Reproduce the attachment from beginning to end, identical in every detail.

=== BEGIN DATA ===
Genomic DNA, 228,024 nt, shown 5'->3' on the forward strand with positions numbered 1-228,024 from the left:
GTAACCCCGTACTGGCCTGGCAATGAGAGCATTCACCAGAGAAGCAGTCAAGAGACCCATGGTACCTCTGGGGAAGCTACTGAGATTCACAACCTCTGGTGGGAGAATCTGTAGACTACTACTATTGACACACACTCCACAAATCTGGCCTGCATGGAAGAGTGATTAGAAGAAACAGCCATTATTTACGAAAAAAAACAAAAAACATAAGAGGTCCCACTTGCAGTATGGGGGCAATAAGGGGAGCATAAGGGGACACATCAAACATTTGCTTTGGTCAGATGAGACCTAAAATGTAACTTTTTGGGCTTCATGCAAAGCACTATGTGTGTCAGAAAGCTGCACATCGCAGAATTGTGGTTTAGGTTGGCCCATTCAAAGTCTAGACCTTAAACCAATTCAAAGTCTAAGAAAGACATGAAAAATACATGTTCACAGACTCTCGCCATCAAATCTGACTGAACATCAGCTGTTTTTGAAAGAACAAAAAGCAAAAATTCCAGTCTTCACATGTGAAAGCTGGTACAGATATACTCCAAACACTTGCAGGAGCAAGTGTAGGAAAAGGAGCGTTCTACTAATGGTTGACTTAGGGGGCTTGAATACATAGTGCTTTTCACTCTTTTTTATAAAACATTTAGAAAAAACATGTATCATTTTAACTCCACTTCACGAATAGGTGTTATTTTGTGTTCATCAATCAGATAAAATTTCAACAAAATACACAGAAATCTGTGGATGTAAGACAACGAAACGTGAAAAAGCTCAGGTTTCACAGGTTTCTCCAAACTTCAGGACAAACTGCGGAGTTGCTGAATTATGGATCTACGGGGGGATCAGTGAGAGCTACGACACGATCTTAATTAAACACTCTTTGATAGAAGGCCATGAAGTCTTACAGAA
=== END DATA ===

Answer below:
Genomic DNA, 228,024 nt, shown 5'->3' on the forward strand with positions numbered 1-228,024 from the left:
GTAACCCCGTACTGGCCTGGCAATGAGAGCATTCACCAGAGAAGCAGTCAAGAGACCCATGGTACCTCTGGGGAAGCTACTGAGATTCACAACCTCTGGTGGGAGAATCTGTAGACTACTACTATTGACACACACTCCACAAATCTGGCCTGCATGGAAGAGTGATTAGAAGAAACAGCCATTATTTACGAAAAAAAACAAAAAACATAAGAGGTCCCACTTGCAGTATGGGGGCAATAAGGGGAGCATAAGGGGACACATCAAACATTTGCTTTGGTCAGATGAGACCTAAAATGTAACTTTTTGGGCTTCATGCAAAGCACTATGTGTGTCAGAAAGCTGCACATCGCAGAATTGTGGTTTAGGTTGGCCCATTCAAAGTCTAGACCTTAAACCAATTCAAAGTCTAAGAAAGACATGAAAAATACATGTTCACAGACTCTCGCCATCAAATCTGACTGAACATCAGCTGTTTTTGAAAGAACAAAAAGCAAAAATTCCAGTCTTCACATGTGAAAGCTGGTACAGATATACTCCAAACACTTGCAGGAGCAAGTGTAGGAAAAGGAGCGTTCTACTAATGGTTGACTTAGGGGGCTTGAATACATAGTGCTTTTCACTCTTTTTTATAAAACATTTAGAAAAAACATGTATCATTTTAACTCCACTTCACGAATAGGTGTTATTTTGTGTTCATCAATCAGATAAAATTTCAACAAAATACACAGAAATCTGTGGATGTAAGACAACGAAACGTGAAAAAGCTCAGGTTTCACAGGTTTCTCCAAACTTCAGGACAAACTGCGGAGTTGCTGAATTATGGATCTACGGGGGGATCAGTGAGAGCTACGACACGATCTTAATTAAACACTCTTTGATAGAAGGCCATGAAGTCTTACAGAA